Cortical hemodynamic response patterns to normal and whispered speech

Gerard B. Remijn, Mitsuru Kikuchi, Yuko Yosmimura, Sanae Ueno, Kiyomi Shitamichi, Yoshio Minabe

    Research output: Contribution to journalConference articlepeer-review


    Whispered speech is often used in direct person-to-person communication as a means to confidentiality. Compared with normally-vocalized speech, whispered speech is predominantly unvoiced, i.e., produced without vocal fold vibration, and has no clear fundamental frequency. By using near-infrared spectroscopy (NIRS), we assessed cortical hemodynamic response patterns to normally-vocalized and whispered speech in adult listeners (n=13). Stimuli consisted of 20-s strings of Japanese word associations spoken by a female voice. Average oxygenated hemoglobin values (oxy-Hb) were obtained over two regions of interest (ROIs). Oxy-Hb values during the perception of normally-vocalized speech were highest over the left temporal ROI, but not significantly different from values measured over other ROIs. Oxy-Hb values during whispered speech were highest over the right temporal ROI and significantly higher (p<0.05) than those obtained over the left temporal ROI. No significant differences, however, were found in oxy-Hb comparisons between normally-vocalized and whispered speech, although the right temporal ROI comparison bordered on significance, with whisper inducing the higher value. Together, the results seem to suggest that whispered speech is a potent catalyst of cortical hemodynamic activity, especially over the right temporal cortex, in spite of its relatively modest sound level as compared to normal speech.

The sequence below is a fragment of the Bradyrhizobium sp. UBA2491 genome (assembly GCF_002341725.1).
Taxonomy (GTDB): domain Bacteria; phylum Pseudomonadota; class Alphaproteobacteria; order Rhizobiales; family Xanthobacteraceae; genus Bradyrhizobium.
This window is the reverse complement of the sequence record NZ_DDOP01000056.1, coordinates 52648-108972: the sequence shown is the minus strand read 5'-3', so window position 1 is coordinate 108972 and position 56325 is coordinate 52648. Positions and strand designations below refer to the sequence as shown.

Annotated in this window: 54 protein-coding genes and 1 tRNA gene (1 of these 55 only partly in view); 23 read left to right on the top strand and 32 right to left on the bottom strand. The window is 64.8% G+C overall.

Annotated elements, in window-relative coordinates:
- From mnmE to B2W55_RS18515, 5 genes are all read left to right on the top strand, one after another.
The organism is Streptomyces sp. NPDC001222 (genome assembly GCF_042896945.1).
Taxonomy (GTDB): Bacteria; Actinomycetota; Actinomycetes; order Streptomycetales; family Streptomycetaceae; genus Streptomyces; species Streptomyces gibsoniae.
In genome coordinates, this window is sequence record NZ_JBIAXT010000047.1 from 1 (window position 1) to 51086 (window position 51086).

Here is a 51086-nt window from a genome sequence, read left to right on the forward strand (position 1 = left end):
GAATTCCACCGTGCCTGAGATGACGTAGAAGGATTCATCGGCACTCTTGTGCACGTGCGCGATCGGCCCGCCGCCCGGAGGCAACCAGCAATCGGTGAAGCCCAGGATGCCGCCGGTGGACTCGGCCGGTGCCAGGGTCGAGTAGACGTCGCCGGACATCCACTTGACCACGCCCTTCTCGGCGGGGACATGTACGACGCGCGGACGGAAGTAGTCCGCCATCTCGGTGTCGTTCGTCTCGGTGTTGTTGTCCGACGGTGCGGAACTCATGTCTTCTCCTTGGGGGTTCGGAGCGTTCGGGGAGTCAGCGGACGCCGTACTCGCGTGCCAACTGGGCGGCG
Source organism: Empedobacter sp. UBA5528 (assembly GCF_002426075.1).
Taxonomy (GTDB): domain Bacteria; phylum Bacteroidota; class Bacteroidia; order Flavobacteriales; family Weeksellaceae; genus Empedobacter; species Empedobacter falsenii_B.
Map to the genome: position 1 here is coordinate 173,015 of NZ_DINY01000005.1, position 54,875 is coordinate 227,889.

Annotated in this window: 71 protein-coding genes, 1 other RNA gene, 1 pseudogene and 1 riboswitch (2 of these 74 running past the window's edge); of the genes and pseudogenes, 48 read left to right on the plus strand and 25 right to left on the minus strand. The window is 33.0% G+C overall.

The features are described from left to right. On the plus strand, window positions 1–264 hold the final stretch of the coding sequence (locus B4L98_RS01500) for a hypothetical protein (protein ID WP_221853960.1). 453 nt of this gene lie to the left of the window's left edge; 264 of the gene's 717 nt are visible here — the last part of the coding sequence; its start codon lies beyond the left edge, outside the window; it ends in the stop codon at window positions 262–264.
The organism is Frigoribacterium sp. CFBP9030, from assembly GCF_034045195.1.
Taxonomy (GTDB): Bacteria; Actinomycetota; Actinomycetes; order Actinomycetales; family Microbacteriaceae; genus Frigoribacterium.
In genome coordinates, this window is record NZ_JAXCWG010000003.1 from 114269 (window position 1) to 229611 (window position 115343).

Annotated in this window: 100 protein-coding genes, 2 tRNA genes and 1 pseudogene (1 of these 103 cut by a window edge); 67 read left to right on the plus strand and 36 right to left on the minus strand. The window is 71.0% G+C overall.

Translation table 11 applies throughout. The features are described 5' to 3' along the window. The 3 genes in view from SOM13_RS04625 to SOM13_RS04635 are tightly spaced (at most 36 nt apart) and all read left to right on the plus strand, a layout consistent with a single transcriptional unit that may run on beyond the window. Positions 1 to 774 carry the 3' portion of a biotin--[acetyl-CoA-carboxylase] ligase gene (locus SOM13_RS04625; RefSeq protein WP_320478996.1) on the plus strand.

Original languageEnglish
    Article number060261
    JournalProceedings of Meetings on Acoustics
    Publication statusPublished - 2013
    Event21st International Congress on Acoustics, ICA 2013 - 165th Meeting of the Acoustical Society of America - Montreal, QC, Canada
    Duration: Jun 2 2013Jun 7 2013

    All Science Journal Classification (ASJC) codes

    • Acoustics and Ultrasonics


    Dive into the research topics of 'Cortical hemodynamic response patterns to normal and whispered speech'. Together they form a unique fingerprint.

    Cite this